Tag Archives: Penguin

Review: The New Me

The New Me

The New Me
By Halle Butler
Penguin Books, 9780143133605, March 5, 2019, 208pp.

The Short of It:

Think “The Office” minus all the funny characters who make it laughable.

The Rest of It:

Millie is a thirty-something who hasn’t quite figured out how to be a grown-up. She lives alone in an apartment that is partly paid for by her parents. Friends? Not many. She eats poorly and has become a slob. Dressing is too much effort. Just getting up is too much effort but she drags herself to and from her temp job, hoping for a permanent position.

Millie embodies what I think most people this age feel these days. Their social skills are lacking to the point where everything they do is marked by awkwardness. A simple interaction with a co-worker becomes an anxiety-ridden experience and miscommunications become a daily occurrence. Millie is woefully aware of her shortcomings. Because of this, I found myself wanting to take her out for a coffee just so I could give her a little pep talk.

I really enjoyed The New Me. At first, I thought the entire book would be an outline of her day-to-day existence but although there is a lot of that (what she wears, eats, thinks, does), there is enough self-discovery going on for it all to have a purpose.

I found Butler’s take on cube life to be quite accurate. I’ve always had an office but for the past two years have been working out of a very nice, well-appointed cubical and all the little details she adds to embellish office life are spot on. The noises. The sighs. The trash cans and the smells. I found much of the book humorous but in a dark way.

The ending was interesting and honestly, can be interpreted in a couple different ways. I kind of liked that it was up to me but maybe I am the only one to see the alternate possibility? I haven’t seen it mentioned elsewhere.

Anyway, enjoyable and short and if you’ve ever had to work in a cube or struggled to get by as a young person, you will be able to relate.

Source: Review copy provided by the publisher.
Disclosure: This post contains Indiebound affiliate links.

Review: Fierce Kingdom

Fierce Kingdom

Fierce Kingdom
By Gin Phillips
Penguin Books, 9780735224520, July 2018, 288pp.

The Short of It:

A tense, gripping story about a woman and her young son fighting to stay alive during an active shooting situation at the zoo.

The Rest of It:

After a lovely day at the zoo, Joan and her four-year-old son Lincoln, slowly make their way to the exit when shots ring out. At first, the sounds do not make any sense. Fireworks? At the zoo? At the end of the day?  As Lincoln chatters away, Joan sees the first body. She’s barely had time to process what’s she’s seen before she is picking Lincoln up and running for their lives.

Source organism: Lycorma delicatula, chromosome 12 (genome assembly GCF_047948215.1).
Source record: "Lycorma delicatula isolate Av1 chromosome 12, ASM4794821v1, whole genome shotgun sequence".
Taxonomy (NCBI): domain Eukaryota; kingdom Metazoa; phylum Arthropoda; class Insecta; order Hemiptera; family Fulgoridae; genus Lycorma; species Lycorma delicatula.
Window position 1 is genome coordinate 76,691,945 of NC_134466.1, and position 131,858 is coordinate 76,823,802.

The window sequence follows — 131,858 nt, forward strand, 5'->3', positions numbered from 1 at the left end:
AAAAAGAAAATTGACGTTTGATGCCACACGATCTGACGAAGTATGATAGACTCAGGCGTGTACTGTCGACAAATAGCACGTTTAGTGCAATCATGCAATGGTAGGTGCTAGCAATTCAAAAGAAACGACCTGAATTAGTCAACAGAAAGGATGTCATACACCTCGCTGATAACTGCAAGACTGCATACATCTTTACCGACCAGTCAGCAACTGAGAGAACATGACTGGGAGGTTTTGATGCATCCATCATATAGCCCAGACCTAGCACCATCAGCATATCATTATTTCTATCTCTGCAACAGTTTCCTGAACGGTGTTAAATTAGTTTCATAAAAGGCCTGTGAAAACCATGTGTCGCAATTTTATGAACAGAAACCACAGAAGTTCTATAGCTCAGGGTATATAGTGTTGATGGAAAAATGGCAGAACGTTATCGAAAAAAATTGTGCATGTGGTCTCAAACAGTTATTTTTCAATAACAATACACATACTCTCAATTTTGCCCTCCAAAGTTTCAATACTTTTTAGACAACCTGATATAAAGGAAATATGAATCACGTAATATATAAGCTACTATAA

This book will have you sitting on the edge of your seat. I chose it for my birthday read but it was far from relaxing! Phillips does an awesome job of setting the scene. It’s the zoo, after all and while reading I could “see” all of the animals, the foliage, the enclosures and I could “smell” everything too. I was right there with Joan and Lincoln and let me tell you, it was like I was living it myself.

The entire book is Joan and her son trying to survive. As you can imagine, keeping a four-year-old entertained and quiet is hard on any day but when you are trapped in an enclosure and every sound could give you away, finding ways to keep your son happy becomes a priority. Lincoln is a great kid but he gets hungry, thirsty and needs to go to the bathroom. He doesn’t understand what is going on or why they have to hide even though he’s clear who the bad guys are. It’s all an adventure to him but for Joan, she is beside herself with worry. Will they make it out alive?

I really enjoyed this book. It gave me such anxiety to read it but I read it in one sitting and it just seemed so authentically written. The mom stuff, the kid stuff, and the setting. With so few characters, I’m sure the challenge was how to keep it going but Phillips did.

If you want to spend a few hours totally riveted, then pick up a copy of Fierce Kingdom. It’s been picked up for a movie adaptation too.

Source: Borrowed
Disclosure: This post contains Indiebound affiliate links.